Thu Feb 27,2014
Although the time difference might leave you looking like an extra for the Walking Dead for the next day, it’s likely there’ll be more than just a few people across the Middle East staying up way past their bedtimes this Sunday to watch the Oscars. (And if you’re reading this on Monday, apologies for the Walking Dead reference, you look lovely).
But it’s not just the thought of tearing apart Ellen DeGeneres’ hosting skills piece by piece or the chance to squirm awkwardly at the undoubtedly plank-like ‘comedy’ routines played out by the various A-list presenters that will be keeping our tired eyes glued to the screen. It’s that the Middle East is no longer a bystander in the proceedings, but is becoming a very real presence in this annual celebration of film.
In 2012, Asghar Farhadi’s sublime A Separation famously brought the Foreign Language gong to Iran, and last year the wonderful 5 Broken Cameras by Emad Burnat narrowly missed out in the documentary section. But this year, there are even more reasons to cross your fingers and toes.
Now considered among the favourites in the documentary section, there’s The Square, Jehane Noujaim’s expertly crafted chronicling of Egypt’s very modern history and the country’s first Oscars nod.
And in the Foreign Language category, we have, of course, Hany Abu-Assad’s powerful Palestinian thriller Omar, recently spurred on by a commercial US release just days ago.
As numerous commentators have argued, Omar should well be up against another Middle East masterpiece.
The omission of Saudi Arabia’s first ever Academy Awards entry Wadjda from the final nominations list is a definite mark on this year’s proceedings. It’s little surprise Haifa Al Mansour’s drama has featured on countless lists of the best films of last year.
But what four letters unite these three titles? If we were to draw up a Venn diagram (and why not?), the central converged space would read ‘DIFF’. The Dubai International Film Festival has become, in its relatively youthful 10 years, the central platform from which this emergence of Middle Eastern film has sprung.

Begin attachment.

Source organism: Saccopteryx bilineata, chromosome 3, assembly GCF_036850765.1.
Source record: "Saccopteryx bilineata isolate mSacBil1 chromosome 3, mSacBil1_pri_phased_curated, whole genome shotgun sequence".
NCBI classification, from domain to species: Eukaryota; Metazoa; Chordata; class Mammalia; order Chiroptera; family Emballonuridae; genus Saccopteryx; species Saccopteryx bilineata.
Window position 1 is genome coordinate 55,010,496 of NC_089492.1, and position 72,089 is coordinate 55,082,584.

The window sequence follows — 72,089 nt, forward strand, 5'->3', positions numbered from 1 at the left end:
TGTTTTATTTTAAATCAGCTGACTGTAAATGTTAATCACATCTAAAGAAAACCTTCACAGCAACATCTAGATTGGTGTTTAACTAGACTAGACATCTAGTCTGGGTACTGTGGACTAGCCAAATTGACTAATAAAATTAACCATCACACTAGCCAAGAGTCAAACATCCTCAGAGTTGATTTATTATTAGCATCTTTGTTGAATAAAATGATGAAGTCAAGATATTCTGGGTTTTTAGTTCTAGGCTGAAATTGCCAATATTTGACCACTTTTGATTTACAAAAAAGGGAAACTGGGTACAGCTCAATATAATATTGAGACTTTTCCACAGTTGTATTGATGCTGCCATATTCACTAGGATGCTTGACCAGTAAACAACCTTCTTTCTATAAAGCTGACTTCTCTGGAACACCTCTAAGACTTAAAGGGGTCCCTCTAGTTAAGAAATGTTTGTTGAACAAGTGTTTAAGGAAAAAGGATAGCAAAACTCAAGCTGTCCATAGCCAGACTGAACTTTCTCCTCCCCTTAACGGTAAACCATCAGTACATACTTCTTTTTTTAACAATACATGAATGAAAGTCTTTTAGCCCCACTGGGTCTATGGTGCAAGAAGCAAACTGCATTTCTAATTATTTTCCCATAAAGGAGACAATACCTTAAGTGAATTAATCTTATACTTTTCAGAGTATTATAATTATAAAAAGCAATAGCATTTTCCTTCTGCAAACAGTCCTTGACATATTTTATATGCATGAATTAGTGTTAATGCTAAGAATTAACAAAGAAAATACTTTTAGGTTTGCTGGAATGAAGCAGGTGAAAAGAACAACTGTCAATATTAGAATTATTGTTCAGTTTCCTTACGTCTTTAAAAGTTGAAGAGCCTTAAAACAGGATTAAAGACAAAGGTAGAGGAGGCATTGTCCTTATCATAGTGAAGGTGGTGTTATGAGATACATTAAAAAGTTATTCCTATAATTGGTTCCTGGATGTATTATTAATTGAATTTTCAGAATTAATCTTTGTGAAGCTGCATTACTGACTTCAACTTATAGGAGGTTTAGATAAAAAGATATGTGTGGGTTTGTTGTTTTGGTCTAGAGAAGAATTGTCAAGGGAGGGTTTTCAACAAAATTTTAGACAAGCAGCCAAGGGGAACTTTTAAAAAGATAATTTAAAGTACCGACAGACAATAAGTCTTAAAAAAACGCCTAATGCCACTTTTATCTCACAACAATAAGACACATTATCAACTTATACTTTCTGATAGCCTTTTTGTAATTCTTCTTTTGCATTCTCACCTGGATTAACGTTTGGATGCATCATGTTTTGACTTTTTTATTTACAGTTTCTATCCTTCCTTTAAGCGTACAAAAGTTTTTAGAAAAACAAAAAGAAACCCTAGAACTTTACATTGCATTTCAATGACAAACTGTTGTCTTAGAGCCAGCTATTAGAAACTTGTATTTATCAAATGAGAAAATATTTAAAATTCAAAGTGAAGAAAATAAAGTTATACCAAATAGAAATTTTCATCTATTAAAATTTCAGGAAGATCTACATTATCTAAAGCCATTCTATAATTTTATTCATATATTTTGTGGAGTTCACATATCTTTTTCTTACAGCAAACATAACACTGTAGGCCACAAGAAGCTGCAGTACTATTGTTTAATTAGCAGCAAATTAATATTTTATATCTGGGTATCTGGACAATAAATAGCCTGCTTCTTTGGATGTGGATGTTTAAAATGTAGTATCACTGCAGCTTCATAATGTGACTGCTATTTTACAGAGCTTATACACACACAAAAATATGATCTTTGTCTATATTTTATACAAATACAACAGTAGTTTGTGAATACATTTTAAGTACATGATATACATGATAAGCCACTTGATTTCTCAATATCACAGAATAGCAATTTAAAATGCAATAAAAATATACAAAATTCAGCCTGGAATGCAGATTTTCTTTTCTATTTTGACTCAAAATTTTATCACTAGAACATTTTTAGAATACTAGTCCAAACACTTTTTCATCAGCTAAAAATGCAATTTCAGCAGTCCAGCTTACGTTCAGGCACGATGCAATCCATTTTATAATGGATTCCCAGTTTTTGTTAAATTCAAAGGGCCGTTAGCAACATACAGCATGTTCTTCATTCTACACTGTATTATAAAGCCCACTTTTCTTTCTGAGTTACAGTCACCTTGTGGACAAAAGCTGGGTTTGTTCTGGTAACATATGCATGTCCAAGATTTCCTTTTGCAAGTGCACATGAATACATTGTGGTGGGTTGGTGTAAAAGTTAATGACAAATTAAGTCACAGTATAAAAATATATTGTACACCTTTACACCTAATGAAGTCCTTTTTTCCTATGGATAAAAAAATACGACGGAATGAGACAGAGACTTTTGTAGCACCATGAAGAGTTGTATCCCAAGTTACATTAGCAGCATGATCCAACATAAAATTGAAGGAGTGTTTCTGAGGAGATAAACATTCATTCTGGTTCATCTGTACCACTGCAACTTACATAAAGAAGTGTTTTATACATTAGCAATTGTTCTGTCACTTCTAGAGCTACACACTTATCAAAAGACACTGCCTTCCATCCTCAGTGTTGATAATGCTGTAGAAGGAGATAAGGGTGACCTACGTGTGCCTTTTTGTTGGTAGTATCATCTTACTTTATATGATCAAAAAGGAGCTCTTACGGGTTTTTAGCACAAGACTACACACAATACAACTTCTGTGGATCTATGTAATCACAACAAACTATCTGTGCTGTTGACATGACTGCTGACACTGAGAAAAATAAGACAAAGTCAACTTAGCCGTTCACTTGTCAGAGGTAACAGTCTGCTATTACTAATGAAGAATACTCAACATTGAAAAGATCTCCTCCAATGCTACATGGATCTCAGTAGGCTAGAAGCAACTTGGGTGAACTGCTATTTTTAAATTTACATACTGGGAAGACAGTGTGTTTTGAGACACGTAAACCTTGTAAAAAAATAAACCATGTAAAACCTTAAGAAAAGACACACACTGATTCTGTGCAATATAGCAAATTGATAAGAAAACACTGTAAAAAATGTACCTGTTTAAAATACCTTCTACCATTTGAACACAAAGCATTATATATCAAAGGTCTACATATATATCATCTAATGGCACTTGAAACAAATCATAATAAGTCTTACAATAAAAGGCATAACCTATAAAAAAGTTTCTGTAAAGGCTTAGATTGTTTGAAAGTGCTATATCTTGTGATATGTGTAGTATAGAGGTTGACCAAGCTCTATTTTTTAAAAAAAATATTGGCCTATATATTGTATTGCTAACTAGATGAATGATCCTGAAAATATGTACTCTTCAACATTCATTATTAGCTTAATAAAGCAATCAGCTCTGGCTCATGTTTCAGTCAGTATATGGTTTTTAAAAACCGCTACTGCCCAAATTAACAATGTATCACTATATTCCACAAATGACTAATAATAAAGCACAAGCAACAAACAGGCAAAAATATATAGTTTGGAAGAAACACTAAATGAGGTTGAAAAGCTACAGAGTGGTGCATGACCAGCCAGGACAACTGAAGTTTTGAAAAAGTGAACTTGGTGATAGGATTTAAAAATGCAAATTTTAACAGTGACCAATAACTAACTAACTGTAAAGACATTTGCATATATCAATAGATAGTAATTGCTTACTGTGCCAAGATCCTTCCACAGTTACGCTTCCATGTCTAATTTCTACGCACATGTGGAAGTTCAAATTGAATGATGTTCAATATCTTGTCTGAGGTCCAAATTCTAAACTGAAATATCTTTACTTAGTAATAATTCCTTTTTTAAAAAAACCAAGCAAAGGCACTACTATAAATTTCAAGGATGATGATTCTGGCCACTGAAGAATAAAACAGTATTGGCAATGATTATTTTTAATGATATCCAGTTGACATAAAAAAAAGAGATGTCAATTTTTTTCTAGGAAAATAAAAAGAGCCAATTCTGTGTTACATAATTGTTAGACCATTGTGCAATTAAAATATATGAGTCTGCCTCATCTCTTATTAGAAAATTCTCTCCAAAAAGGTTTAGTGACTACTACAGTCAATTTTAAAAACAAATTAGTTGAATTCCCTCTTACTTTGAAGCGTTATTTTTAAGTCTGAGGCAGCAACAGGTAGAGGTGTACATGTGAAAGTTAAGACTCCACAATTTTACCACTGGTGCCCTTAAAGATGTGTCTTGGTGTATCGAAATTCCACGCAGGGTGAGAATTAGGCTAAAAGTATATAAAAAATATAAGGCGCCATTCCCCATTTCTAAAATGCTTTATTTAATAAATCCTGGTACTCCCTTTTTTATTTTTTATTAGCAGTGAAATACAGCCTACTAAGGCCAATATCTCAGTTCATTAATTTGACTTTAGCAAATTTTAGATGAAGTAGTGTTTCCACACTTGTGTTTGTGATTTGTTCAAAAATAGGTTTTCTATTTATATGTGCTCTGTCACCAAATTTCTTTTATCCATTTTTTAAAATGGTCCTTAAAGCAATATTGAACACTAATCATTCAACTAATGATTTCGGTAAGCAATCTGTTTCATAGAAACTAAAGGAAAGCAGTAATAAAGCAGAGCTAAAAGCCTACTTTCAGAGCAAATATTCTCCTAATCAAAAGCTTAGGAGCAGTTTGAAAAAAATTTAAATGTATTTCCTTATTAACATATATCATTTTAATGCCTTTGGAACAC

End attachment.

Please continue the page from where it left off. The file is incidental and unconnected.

Having supported Omar with its Enjaaz post-production fund, the festival had the film as its opening gala and welcomed it with outstretched arms throughout the event.
The Square also featured in last year’s busy schedule, Karim Amer and Jehane Noujaim won ‘Best Film’ Arab Documentary in the Muhr Arab Documentary category and joining Omar in picking up an award.
The year before, it was Wadjda – another DIFF supported film – that reaped the glory in Dubai. And if you wind the clock back to 2005, the second festival opened with Paradise Now, Hany Abu-Assad’s last Palestinian feature and the film that saw his first Oscar nomination.
Even if Omar or The Square don’t walk home with golden statuettes on Sunday (although let’s not even consider such a possibility!), Dubai’s entanglement with the Academy of Motion Picture Arts and Sciences, headquartered over 8,000 kilometres away, is only set to increase. At last year’s DIFF, it was announced that the festival had become the first from the Middle East qualified to have its winners in the Muhr Arab and Muhr Asia/Africa shorts competitions now eligible for contention, starting from next year, underlining its growing status as the hub for regional film.
As we speak, there are no doubt many more Omars, Wadjdas and The Squares lying in scripts, being played out in front of the camera or being pieced together in editing suites. And hopefully, we’ll get to see them first at DIFF before they go on to greater international glory. It looks like we’re not going to run out of excuses to stay up stupidly late watching the Oscars anytime soon. Bring on the sugary snacks and coffee!